4 Ways to Become More Optimistic

4 Ways to Become More Optimistic

4 Ways to Become More Optimistic

While it’s impossible to always see the world through rose-tinted glasses, being an optimist is a useful ability that has been linked to increased happiness and success in life. Studies show that a positive outlook might even translate into better physical health. In 2007, researchers looked at the relationship between a positive and negative mindset and the mental health of people who survived an explosion in a residential area. [1]

Results showed that those who were more optimistic were less likely to suffer from mental health issues.

Some people are born with a more optimistic mindset than others but in many cases, we’re raised to lean toward either of the outlooks. If your parents always focused on the negatives, you might now struggle to look on the bright side. But the good news is that optimism can be learned. Here’s how you can get started today:

1. Choose realistic optimism

Don’t get fooled by toxic positivity; it’s not healthy to ignore negative emotions and tell yourself that others have it worse or that everything’s fine when something bad happens in your life. The key to becoming optimistic is embracing realistic optimism. Instead of convincing yourself that your life is perfect, it teaches you to find good in every situation. When things don’t go your way, always think about how you can learn from the experience.

2. Try positive affirmations

It’s normal to worry before an important exam or a job interview and optimism doesn’t mean you never experience any negative thoughts. But a person who is optimistic has the ability to argue those thoughts and don’t give them much importance. To rewire your brain to have more faith in your abilities, it’s important to practise positive affirmations. Telling yourself that you can do it and that you’re a valuable person will help you focus on the positives and attribute failure to external forces instead of your personal qualities.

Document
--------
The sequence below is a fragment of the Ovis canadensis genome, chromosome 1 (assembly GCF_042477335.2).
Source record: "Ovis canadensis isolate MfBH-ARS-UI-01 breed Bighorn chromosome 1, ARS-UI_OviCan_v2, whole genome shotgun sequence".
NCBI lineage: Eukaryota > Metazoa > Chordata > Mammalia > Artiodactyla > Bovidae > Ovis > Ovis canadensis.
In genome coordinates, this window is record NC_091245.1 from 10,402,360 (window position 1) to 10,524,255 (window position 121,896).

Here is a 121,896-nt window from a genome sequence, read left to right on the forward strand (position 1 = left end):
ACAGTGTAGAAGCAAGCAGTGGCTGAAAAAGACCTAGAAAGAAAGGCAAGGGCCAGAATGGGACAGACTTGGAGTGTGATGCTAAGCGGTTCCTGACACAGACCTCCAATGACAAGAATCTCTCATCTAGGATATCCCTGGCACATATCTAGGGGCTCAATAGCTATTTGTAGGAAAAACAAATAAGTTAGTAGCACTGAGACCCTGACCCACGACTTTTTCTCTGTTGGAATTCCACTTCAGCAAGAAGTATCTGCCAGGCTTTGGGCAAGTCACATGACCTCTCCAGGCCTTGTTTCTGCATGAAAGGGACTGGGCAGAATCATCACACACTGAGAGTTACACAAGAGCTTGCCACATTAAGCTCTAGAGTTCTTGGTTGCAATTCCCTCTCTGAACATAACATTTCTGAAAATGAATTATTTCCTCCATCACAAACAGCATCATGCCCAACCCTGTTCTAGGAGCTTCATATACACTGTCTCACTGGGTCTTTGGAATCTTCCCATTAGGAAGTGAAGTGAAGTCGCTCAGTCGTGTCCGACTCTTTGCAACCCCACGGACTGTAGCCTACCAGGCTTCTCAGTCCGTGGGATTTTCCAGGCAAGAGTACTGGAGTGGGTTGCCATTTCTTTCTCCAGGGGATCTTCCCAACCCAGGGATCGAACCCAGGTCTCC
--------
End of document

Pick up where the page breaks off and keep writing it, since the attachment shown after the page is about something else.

3. Practise self-care

Engaging in activities that promote your well-being is important not only because it allows you to take a break from your responsibilities but also because it’s impossible to work on yourself unless you have enough energy to. As they say, you can’t pour from an empty cup and mental exhaustion will make it harder to look on the bright side.

4. Surround yourself with positivity

Optimism is contagious. If you tend to surround yourself with people who always complain and are never satisfied, you might subconsciously start employing the same kind of mindset. Pay attention to who you follow on social media as well; if your role models are people that focus on the negatives, you’ll feel negative too.

If you’re feeling overwhelmed, don’t be ashamed to ask for help. Contact My Family Psychologist to see how we can help

[1] https://www.sciencedirect.com/science/article/abs/pii/S0165032706005337

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